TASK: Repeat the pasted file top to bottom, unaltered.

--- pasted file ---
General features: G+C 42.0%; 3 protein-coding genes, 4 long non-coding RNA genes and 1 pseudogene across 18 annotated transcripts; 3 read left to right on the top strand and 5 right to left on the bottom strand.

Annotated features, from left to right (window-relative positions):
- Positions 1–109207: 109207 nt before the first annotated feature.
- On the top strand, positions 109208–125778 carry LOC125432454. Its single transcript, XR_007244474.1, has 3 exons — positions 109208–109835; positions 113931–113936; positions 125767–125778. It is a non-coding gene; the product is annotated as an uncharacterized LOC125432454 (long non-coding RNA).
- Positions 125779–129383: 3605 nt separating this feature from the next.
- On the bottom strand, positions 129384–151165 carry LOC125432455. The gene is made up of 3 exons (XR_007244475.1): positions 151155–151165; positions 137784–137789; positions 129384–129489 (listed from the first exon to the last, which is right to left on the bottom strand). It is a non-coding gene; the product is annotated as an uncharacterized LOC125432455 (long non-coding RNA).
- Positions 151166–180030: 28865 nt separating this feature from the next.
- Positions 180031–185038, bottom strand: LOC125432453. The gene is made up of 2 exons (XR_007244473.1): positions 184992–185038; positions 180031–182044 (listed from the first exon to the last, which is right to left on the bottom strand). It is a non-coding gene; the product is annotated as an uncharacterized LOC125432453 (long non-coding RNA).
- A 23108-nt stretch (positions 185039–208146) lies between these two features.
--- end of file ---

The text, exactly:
General features: G+C 42.0%; 3 protein-coding genes, 4 long non-coding RNA genes and 1 pseudogene across 18 annotated transcripts; 3 read left to right on the top strand and 5 right to left on the bottom strand.

Annotated features, from left to right (window-relative positions):
- Positions 1–109207: 109207 nt before the first annotated feature.
- On the top strand, positions 109208–125778 carry LOC125432454. Its single transcript, XR_007244474.1, has 3 exons — positions 109208–109835; positions 113931–113936; positions 125767–125778. It is a non-coding gene; the product is annotated as an uncharacterized LOC125432454 (long non-coding RNA).
- Positions 125779–129383: 3605 nt separating this feature from the next.
- On the bottom strand, positions 129384–151165 carry LOC125432455. The gene is made up of 3 exons (XR_007244475.1): positions 151155–151165; positions 137784–137789; positions 129384–129489 (listed from the first exon to the last, which is right to left on the bottom strand). It is a non-coding gene; the product is annotated as an uncharacterized LOC125432455 (long non-coding RNA).
- Positions 151166–180030: 28865 nt separating this feature from the next.
- Positions 180031–185038, bottom strand: LOC125432453. The gene is made up of 2 exons (XR_007244473.1): positions 184992–185038; positions 180031–182044 (listed from the first exon to the last, which is right to left on the bottom strand). It is a non-coding gene; the product is annotated as an uncharacterized LOC125432453 (long non-coding RNA).
- A 23108-nt stretch (positions 185039–208146) lies between these two features.